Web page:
Songs of Willow Frost by Jamie Ford
How’s everyone doing today? It’s Thursday, and that’s always good because that means tomorrow is Friday. You know what else is always good? Reading. (Ooooh smoooooooth segue, Katie.) A few years back I read The Hotel on the Corner of Bitter and Sweet by Jamie Ford, so when I saw that he had a new release coming out I was pretty excited. Today we’re going to talk about Songs of Willow Frost.
FULL DISCLOSURE: I received copy of this book for free from the publisher via NetGalley in exchange for an honest review. There’s no need to worry that my opinions have been swayed by freebies, as I’m notoriously ungrateful. I never once sent Santa Claus a thank-you note.
Songs of Willow Frost begins with a 12 year old William Eng. It’s 1934 and he’s living in an orphanage. He never knew his father, and his mother gave him up for adoption when he was 7. He never knew exactly what became of his mother and the uncertainty haunts him… Until the day the boys of the orphanage are taken to a movie in celebration of their collective birthdays. There, William finds himself face to face with his mother- on the big screen.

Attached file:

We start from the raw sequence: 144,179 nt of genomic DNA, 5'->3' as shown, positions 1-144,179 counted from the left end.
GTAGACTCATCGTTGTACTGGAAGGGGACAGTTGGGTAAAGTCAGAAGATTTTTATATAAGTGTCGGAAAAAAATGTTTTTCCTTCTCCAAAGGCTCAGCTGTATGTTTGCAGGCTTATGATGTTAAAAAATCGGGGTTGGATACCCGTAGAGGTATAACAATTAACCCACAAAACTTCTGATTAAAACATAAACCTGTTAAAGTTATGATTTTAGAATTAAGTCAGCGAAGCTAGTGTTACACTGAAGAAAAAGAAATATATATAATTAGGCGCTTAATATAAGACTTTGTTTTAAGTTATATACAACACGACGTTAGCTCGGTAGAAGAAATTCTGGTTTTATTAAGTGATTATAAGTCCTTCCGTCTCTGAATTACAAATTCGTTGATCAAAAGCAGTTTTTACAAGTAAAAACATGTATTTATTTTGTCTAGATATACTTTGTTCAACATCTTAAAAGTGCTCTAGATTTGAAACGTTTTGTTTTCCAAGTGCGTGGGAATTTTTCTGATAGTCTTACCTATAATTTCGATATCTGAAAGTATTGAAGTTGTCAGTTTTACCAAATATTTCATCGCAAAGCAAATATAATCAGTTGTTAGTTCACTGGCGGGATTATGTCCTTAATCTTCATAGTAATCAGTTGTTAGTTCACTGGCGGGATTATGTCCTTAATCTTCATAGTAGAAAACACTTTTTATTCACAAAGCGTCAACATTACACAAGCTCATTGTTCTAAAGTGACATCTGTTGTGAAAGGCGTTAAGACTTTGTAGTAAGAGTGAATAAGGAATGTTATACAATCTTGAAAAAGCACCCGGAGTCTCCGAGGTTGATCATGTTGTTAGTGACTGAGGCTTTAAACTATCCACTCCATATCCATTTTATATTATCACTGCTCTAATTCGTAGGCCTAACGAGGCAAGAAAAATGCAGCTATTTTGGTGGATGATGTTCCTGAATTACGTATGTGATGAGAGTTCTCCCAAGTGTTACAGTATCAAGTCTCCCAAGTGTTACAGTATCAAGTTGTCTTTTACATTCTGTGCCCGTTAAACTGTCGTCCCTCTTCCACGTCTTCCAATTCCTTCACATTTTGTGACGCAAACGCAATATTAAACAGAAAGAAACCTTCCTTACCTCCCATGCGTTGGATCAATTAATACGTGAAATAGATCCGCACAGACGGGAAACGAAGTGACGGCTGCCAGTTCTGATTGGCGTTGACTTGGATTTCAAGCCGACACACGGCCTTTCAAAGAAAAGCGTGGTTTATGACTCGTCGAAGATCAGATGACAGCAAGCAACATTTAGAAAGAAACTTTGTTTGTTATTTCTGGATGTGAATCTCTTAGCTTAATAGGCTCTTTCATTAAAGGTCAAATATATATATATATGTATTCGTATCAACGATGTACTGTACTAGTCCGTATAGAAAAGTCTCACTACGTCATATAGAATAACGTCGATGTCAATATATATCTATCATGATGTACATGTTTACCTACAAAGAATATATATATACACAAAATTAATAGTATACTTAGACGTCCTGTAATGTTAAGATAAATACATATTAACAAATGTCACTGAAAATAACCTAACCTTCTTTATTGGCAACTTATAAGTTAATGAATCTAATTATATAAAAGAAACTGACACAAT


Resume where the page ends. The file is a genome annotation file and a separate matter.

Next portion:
Because the film in which William’s mother was featured was actually a promotion for a touring theater company, William and his best friend (a blind girl named Charlotte) make plans to run away from the orphanage, catch the show, and reunite William with his long lost mother. You know, assuming the mysterious Chinese songstress in the promo and in the fliers is, in fact, William’s mother. Nobody ever accused 12-year-olds of being exceptionally rational.
Alright, so you guys already know that I dig historical fiction in a big way, right? I’ve also got a bit of a soft spot for books based on China and Chinese immigrants to the US. The culture is fascinating and heartbreaking. In this case, it’s mostly heartbreaking. You want to get riled up about women’s rights? Read this book and try not to scream. It’s so infuriating because these things really happened. Turns out the “Roaring Twenties” were only truly roaring if you were wealthy and white. Poor Chinese girls? They seriously got the shaft. This book hits on some really intense and unpleasant topics including abusive parents, sexual assault, overt racism, sexism, discrimination and forced sterilization. I KNOW! But it was totally a THING and it was totally AWFUL.
The book, however? It was fabulous. I love reading about the grittier bits of history. It makes me grateful to be living in the here and now with all my lady rights and protections and whatnot. Gender equality certainly isn’t at 100% but it’s a heck of a lot better than it was back in the day. Oye. I found the book to be a quick read and a nice change of pace from my self imposed scare-tastic October reading list.
Anybody else out there a historical fiction fan? What are you most grateful for in the here and now? Tell me about it!